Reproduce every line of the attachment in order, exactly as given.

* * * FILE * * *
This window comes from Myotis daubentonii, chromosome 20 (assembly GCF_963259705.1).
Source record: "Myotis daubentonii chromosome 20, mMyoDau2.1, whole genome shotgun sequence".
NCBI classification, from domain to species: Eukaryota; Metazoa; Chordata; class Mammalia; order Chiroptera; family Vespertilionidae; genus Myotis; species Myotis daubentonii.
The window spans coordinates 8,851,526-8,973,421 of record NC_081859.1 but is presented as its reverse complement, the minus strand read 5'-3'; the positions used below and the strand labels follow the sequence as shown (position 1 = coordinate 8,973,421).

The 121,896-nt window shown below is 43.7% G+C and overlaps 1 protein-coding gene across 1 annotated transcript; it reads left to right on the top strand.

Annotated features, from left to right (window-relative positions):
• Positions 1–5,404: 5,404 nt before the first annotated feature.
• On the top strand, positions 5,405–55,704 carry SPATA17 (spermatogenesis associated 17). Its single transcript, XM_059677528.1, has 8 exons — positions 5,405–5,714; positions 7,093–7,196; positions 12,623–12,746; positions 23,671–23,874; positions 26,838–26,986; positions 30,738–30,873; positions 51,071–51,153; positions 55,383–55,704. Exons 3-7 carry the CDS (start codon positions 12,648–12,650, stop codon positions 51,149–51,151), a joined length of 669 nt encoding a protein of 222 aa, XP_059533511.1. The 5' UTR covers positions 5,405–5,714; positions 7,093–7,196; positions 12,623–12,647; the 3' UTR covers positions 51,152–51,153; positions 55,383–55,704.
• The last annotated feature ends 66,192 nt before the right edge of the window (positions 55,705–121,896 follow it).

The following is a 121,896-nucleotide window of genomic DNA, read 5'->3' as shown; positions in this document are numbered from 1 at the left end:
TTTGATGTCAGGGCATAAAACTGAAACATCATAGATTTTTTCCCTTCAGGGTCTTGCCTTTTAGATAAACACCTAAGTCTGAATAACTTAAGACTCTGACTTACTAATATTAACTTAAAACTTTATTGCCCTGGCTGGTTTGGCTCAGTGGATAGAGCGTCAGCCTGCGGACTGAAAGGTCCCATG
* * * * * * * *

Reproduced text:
This window comes from Myotis daubentonii, chromosome 20 (assembly GCF_963259705.1).
Source record: "Myotis daubentonii chromosome 20, mMyoDau2.1, whole genome shotgun sequence".
NCBI classification, from domain to species: Eukaryota; Metazoa; Chordata; class Mammalia; order Chiroptera; family Vespertilionidae; genus Myotis; species Myotis daubentonii.
The window spans coordinates 8,851,526-8,973,421 of record NC_081859.1 but is presented as its reverse complement, the minus strand read 5'-3'; the positions used below and the strand labels follow the sequence as shown (position 1 = coordinate 8,973,421).

The 121,896-nt window shown below is 43.7% G+C and overlaps 1 protein-coding gene across 1 annotated transcript; it reads left to right on the top strand.

Annotated features, from left to right (window-relative positions):
• Positions 1–5,404: 5,404 nt before the first annotated feature.
• On the top strand, positions 5,405–55,704 carry SPATA17 (spermatogenesis associated 17). Its single transcript, XM_059677528.1, has 8 exons — positions 5,405–5,714; positions 7,093–7,196; positions 12,623–12,746; positions 23,671–23,874; positions 26,838–26,986; positions 30,738–30,873; positions 51,071–51,153; positions 55,383–55,704. Exons 3-7 carry the CDS (start codon positions 12,648–12,650, stop codon positions 51,149–51,151), a joined length of 669 nt encoding a protein of 222 aa, XP_059533511.1. The 5' UTR covers positions 5,405–5,714; positions 7,093–7,196; positions 12,623–12,647; the 3' UTR covers positions 51,152–51,153; positions 55,383–55,704.
• The last annotated feature ends 66,192 nt before the right edge of the window (positions 55,705–121,896 follow it).

The following is a 121,896-nucleotide window of genomic DNA, read 5'->3' as shown; positions in this document are numbered from 1 at the left end:
TTTGATGTCAGGGCATAAAACTGAAACATCATAGATTTTTTCCCTTCAGGGTCTTGCCTTTTAGATAAACACCTAAGTCTGAATAACTTAAGACTCTGACTTACTAATATTAACTTAAAACTTTATTGCCCTGGCTGGTTTGGCTCAGTGGATAGAGCGTCAGCCTGCGGACTGAAAGGTCCCATG